Patrick Harrigan is the co-editor of the MIT Press volumes Third Person: Authoring and Exploring Vast Narratives (2009), Second Person: Role-Playing and Story in Games and Playable Media (2007) and First Person: New Media as Story, Performance, and Game (2004), all with Noah Wardrip-Fruin. He is a former marketing director and creative developer for Fantasy Flight Games, and co-edited FFG’s The Art of H.P. Lovecraft’s Cthulhu Mythos (2006), with Brian Wood. His work has appeared in Pagan Publishing’s The Unspeakable Oath, Chaosium’s Arkham Tales, and in the Gameplaywright volumes The Bones and Things We Think About Games. He has also written a novel, Lost Clusters (2005).
Kevin Jacklin is a long-standing member of Reiner Knizia’s playtest/design circle, receiving credit on several dozen Knizia game titles. He is the co-designer with Knizia of Hollywood Lives – the Movie-Making Party Game.
John Kaufeld believes that great boardgames can change the world, one family at a time. He loves helping parents -- especially dads -- build connections with their kids through family time around the game table. He’s a best-selling author, long-time boardgame evangelist, and self-proclaimed Chief Elf (whatever that means). You can reach him at email@example.com.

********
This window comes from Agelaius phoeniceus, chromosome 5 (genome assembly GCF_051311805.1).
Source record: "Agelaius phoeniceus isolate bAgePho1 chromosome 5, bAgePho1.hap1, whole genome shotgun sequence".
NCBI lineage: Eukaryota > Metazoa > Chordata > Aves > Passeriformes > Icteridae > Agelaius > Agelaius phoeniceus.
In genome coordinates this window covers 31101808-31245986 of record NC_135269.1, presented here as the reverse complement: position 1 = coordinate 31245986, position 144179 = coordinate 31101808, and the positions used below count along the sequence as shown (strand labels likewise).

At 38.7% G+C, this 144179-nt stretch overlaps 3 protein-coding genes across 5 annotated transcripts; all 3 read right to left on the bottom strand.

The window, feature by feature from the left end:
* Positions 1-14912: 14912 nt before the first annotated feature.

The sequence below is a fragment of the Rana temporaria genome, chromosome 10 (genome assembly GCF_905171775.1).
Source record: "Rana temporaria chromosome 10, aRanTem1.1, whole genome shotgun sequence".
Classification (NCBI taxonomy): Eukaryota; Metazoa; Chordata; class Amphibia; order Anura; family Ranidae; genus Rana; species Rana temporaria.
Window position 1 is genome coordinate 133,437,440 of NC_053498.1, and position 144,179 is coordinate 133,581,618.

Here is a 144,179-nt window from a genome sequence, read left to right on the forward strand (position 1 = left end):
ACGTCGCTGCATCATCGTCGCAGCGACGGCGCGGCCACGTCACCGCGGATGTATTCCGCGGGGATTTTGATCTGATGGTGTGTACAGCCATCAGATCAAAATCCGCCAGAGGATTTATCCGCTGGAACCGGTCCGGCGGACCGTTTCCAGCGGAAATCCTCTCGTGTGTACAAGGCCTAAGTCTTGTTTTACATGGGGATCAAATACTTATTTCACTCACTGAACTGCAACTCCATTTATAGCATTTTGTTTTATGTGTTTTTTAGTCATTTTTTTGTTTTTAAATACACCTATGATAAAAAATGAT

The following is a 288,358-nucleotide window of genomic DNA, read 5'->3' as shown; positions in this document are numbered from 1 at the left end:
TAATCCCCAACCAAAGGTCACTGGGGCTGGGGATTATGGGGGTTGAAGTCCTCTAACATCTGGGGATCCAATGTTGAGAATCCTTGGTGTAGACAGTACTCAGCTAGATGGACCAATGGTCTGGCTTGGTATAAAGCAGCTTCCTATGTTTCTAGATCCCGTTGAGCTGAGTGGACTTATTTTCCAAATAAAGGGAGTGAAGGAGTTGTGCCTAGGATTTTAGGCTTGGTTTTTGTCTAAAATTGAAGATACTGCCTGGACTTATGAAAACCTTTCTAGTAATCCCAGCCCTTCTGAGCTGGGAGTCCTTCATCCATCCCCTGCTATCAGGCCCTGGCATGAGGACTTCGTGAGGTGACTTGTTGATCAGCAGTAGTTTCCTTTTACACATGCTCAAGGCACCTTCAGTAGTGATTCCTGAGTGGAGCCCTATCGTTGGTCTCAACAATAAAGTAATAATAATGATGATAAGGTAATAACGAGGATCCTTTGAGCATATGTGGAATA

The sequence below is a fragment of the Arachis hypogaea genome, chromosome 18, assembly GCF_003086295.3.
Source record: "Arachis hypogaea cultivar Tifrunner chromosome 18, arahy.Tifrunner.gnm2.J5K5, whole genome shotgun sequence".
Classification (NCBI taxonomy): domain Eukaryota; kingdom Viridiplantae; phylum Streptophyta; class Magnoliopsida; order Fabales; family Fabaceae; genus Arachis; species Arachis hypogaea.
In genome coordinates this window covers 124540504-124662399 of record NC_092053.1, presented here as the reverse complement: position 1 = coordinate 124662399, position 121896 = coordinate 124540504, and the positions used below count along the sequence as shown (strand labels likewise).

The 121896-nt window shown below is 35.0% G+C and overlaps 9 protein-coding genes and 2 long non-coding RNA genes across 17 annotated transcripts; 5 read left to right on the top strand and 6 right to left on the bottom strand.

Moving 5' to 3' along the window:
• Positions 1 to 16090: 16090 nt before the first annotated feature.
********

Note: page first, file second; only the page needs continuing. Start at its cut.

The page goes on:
Trained as a theatrical lighting designer, Chris Klug worked on Broadway, in regional theater and opera, and toured with various 70’s rock n’ roll bands. Through the intercession of a photographer friend, Chris took a part-time job designing RPG adventures for a NYC game company, Simulations Publications, Inc. After delivering a handful of freelance assignments, he was asked to join the design staff in 1981, and assisted with the design of Universe, then designed the 2nd edition of DragonQuest, Horror Hotel and Damocles Mission. While at SPI he edited the role playing section of Ares magazine. When TSR bought SPI in 1982, Chris and the rest of the SPI staff moved on to form Victory Games. There Chris headed up the role playing games group, designed the James Bond 007 role playing game and oversaw the entire Bond product line. At Victory Games, Chris designed a half-dozen more titles and was, for a time, Design Director.
After leaving Victory Games, Chris became a freelance computer game designer and worked for SegaSoft, TSR, Hasbro Interactive, 3W, THQ, Simon and Schuster Interactive, Target Games, h2o Interactive, Gizmo Games, Westwood Studios, EA, GT Interactive and Cheyenne Mountain Entertainment. Some of his computer game design credits include Star Trek DS9: Dominion Wars, Europa Universalis, Duke Nukem: Time to Kill, Diamond Dreams Baseball, Aidyn Chronicles: First Mage, Earth & Beyond, and Stargate Worlds.